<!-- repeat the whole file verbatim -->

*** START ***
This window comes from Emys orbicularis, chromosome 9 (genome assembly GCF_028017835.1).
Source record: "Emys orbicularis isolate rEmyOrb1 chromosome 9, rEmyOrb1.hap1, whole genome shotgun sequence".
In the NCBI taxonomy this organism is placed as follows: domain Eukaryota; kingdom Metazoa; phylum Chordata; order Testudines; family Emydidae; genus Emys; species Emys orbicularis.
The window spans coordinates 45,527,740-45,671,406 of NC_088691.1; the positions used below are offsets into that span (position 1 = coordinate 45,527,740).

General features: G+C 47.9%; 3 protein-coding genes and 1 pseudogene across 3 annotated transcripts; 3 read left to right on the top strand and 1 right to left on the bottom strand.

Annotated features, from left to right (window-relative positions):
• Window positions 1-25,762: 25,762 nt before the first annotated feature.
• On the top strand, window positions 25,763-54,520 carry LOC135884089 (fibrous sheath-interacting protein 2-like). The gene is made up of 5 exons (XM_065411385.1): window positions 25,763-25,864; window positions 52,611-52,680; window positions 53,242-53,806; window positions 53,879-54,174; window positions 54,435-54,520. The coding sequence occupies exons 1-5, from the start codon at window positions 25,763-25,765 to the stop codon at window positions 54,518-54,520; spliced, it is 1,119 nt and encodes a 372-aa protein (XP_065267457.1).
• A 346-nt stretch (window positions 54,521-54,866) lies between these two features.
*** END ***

This window comes from Emys orbicularis, chromosome 9 (genome assembly GCF_028017835.1).
Source record: "Emys orbicularis isolate rEmyOrb1 chromosome 9, rEmyOrb1.hap1, whole genome shotgun sequence".
In the NCBI taxonomy this organism is placed as follows: domain Eukaryota; kingdom Metazoa; phylum Chordata; order Testudines; family Emydidae; genus Emys; species Emys orbicularis.
The window spans coordinates 45,527,740-45,671,406 of NC_088691.1; the positions used below are offsets into that span (position 1 = coordinate 45,527,740).

General features: G+C 47.9%; 3 protein-coding genes and 1 pseudogene across 3 annotated transcripts; 3 read left to right on the top strand and 1 right to left on the bottom strand.

Annotated features, from left to right (window-relative positions):
• Window positions 1-25,762: 25,762 nt before the first annotated feature.
• On the top strand, window positions 25,763-54,520 carry LOC135884089 (fibrous sheath-interacting protein 2-like). The gene is made up of 5 exons (XM_065411385.1): window positions 25,763-25,864; window positions 52,611-52,680; window positions 53,242-53,806; window positions 53,879-54,174; window positions 54,435-54,520. The coding sequence occupies exons 1-5, from the start codon at window positions 25,763-25,765 to the stop codon at window positions 54,518-54,520; spliced, it is 1,119 nt and encodes a 372-aa protein (XP_065267457.1).
• A 346-nt stretch (window positions 54,521-54,866) lies between these two features.